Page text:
Debt advisors are expecting to see a wave of people struggling to make ends meet come forward after lockdown.

Organisations helping people to manage their debts fear that some people may be scraping by during the pandemic, and anticipate an influx of people in desperate need of advice once financial freezes are scrapped.

When lockdown began, many lenders made it easier for people to defer or freeze their payments, but as measures start to be lifted, many firms have begun the process of withdrawing these helpful aids, which could leave dozens of people clinging to their assets by their fingertips.

In Bolton, the number of people seeking advice from the Money Skills Service, run by Bolton Council, has dropped significantly since lockdown began.

The introduction of interest-free overdrafts, mortgage and debt payment holidays, and the lack of eviction cases being heard in courts have all contributed to this drop, leaving the borough vulnerable to a surge in need when these measures are lifted.

A spokeswoman for the Money Skills Service said: “Overall, since the start of lockdown, our referrals have reduced considerably for a number of reasons, including bailiffs currently not visiting debtor’s properties, and people having other worries and priorities on their minds.

“We are contacting previous customers to see how they are coping and encouraging customers to take action now before the helpful measures end, interest accumulated kicks in and creditors start chasing for arrears and debts again.

“At a Money Advice Meeting last week, information was shared from the Institute of Money Advisors anticipating a 60 per cent increase in demand for debt advice, from November and economists envisage this reaching a peak in 2021.

“If anyone is feeling the pinch or is worried about how they will cope with their finances in the coming months, now is a good time to get in touch with us.”

According to national debt charity StepChange, the first two months of lockdown had a direct negative effect on the income of 28 per cent of adults.

Although the crisis has hit a wide variety of the population, young people, women, parents, and people in insecure work are the most likely to have been impacted.

Research carried out by the charity showed that 2.8 million people have fallen into arrears since the start of lockdown, with utilities, council tax, and rent the most commonly unpaid bills.

Over 4m across the country have resorted to borrowing money, often using credit cards, overdrafts, or high cost credit products.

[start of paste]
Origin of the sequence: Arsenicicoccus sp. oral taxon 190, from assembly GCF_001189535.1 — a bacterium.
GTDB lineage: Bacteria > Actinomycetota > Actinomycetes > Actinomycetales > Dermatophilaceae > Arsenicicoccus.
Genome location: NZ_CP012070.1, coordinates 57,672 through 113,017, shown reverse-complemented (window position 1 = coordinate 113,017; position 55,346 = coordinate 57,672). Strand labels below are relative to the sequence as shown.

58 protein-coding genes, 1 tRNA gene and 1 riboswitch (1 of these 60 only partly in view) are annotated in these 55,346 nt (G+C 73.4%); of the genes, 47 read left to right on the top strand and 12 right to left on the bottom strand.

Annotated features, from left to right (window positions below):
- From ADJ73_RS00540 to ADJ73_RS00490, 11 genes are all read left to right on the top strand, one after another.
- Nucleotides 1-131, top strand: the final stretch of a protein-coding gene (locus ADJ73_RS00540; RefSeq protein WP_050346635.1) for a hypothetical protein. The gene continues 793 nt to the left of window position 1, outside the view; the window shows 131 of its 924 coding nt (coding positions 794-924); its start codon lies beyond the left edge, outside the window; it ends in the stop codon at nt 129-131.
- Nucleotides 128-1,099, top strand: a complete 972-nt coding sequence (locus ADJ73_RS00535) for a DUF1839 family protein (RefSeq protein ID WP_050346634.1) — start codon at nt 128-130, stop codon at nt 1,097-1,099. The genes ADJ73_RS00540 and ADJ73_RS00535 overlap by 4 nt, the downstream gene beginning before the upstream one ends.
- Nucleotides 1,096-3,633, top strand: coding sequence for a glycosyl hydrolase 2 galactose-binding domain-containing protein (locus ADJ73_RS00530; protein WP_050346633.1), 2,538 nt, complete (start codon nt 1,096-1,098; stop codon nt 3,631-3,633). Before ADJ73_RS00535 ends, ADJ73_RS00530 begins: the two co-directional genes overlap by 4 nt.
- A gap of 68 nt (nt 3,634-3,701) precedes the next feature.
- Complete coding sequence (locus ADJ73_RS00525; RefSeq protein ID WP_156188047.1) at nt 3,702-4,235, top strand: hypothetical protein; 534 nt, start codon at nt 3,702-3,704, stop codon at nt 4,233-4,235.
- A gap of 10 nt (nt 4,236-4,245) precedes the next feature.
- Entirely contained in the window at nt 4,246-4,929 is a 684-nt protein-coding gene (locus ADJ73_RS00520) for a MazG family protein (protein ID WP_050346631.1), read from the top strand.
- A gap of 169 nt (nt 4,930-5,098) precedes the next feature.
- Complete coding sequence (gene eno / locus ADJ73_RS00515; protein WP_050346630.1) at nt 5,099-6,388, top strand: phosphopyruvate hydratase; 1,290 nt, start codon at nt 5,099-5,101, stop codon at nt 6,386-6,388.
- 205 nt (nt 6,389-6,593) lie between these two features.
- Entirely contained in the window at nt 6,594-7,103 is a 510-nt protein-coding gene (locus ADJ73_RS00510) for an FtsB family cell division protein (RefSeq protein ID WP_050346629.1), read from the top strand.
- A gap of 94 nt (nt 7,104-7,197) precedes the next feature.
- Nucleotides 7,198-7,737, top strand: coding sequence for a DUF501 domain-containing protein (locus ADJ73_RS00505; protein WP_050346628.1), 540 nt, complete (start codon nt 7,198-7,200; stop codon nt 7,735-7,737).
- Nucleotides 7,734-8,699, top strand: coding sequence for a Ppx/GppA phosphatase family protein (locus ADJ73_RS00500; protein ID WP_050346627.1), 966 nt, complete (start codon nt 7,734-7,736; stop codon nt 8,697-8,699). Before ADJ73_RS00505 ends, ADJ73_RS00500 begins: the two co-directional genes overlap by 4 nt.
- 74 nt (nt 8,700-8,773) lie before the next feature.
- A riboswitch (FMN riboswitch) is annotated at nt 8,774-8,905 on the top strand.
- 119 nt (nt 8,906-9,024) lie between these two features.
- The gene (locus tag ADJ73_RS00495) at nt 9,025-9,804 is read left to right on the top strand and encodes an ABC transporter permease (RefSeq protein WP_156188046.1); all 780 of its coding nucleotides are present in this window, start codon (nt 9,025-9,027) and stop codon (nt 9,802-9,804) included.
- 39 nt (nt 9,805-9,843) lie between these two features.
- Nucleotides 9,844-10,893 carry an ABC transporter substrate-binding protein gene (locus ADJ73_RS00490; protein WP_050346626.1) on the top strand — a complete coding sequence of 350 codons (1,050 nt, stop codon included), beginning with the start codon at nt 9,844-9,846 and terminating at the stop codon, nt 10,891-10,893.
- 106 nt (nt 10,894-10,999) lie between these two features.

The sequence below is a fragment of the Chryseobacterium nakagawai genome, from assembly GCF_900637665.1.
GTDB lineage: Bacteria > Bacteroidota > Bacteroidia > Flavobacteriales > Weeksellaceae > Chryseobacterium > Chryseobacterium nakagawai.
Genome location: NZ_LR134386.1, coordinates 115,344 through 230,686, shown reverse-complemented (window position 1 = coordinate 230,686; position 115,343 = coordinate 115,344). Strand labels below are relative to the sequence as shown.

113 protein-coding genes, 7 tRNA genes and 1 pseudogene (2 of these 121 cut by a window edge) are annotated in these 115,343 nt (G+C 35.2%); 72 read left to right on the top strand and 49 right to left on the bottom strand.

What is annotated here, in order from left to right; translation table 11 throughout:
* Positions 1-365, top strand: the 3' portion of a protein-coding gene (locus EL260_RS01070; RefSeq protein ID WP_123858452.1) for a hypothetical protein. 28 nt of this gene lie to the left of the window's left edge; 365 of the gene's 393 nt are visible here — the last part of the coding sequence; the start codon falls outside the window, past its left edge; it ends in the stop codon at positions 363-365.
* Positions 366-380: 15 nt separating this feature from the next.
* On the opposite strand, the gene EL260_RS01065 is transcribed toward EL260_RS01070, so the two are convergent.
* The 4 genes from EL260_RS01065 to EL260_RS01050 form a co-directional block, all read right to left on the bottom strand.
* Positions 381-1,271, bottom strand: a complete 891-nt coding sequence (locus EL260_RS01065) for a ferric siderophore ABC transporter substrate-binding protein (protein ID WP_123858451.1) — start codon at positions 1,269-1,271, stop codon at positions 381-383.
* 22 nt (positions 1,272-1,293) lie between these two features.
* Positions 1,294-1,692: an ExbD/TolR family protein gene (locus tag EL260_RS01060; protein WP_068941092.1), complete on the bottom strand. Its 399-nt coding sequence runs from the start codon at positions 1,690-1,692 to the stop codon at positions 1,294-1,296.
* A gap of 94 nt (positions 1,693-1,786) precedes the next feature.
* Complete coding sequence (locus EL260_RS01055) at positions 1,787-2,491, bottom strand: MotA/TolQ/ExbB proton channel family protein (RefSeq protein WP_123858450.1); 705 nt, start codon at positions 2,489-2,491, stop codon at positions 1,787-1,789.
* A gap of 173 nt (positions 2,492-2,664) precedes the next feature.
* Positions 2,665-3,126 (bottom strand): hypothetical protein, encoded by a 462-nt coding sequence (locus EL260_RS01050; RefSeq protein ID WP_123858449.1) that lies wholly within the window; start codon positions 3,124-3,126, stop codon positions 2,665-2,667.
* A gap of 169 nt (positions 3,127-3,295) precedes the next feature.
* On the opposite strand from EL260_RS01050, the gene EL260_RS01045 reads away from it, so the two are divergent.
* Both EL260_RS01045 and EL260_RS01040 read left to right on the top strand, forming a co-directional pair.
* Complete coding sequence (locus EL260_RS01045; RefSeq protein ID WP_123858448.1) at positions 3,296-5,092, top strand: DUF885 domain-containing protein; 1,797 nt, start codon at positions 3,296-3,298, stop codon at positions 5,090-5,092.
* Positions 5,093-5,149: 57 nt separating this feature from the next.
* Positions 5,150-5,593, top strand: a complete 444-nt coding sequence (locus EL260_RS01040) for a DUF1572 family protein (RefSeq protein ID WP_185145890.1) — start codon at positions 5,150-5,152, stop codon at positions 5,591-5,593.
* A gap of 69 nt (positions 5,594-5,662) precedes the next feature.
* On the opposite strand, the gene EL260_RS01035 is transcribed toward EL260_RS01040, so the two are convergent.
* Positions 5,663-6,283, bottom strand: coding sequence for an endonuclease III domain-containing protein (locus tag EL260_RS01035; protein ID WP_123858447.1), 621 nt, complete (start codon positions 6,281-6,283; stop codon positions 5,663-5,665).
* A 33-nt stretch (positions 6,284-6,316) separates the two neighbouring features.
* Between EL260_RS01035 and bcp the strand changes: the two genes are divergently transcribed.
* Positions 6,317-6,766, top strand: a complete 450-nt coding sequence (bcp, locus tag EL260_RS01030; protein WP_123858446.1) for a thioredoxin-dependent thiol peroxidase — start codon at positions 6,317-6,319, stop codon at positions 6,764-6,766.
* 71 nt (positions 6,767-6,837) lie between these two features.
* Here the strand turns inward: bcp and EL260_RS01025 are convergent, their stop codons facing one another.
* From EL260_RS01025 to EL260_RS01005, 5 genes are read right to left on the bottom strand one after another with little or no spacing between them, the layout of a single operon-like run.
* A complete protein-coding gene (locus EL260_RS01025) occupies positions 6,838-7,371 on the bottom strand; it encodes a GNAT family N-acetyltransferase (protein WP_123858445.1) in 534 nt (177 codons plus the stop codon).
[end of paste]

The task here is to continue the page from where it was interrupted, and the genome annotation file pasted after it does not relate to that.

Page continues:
People have also been forced to use up their savings, ask family and friends for help, apply for Universal Credit, or sell their possessions just to get by.

The group believes 2.7 million people have accessed payment holidays on mortgage and credit products – with 36 per cent of those expecting to fall behind on regular bills before the end of the month.

Rob McManus, a consultant at Wipe Your Debts, a national debt advice firm based in Farnworth, said the firm has seen the number of enquiries each week almost double since lockdown began.

The firm would usually hear from 50 people a week looking for more information on how to manage their debts, but are now taking 90 calls each week, and expect this figure to rise even more.

Mr McManus said: "It's a really difficult time and it's going to hit the economy massively and we want to do what we can to help people and companies get back on their feet.

"Those payment breaks are helping people but that's only going to last so long, they were put in place for three months and when they end we'll be busier.

"There's a lot of people on furlough so they've had that reduction in their wage and that squeeze does have an impact.

"Even just being stuck at home is having an impact on people's mental health, but going through debt puts a lot of strain and stress on that person too.

"Hopefully things are turning, shops have opened so hopefully things will start getting back to normal, but we expect to see more people needing our help first."

Firms like Wipe Your Debts can work with people to find a way to manage debts and avoid insolvency.

Mr McManus can be contacted for advice on 07449 878298, and the Bolton Money Skills service can be approached for help via 01204 332916.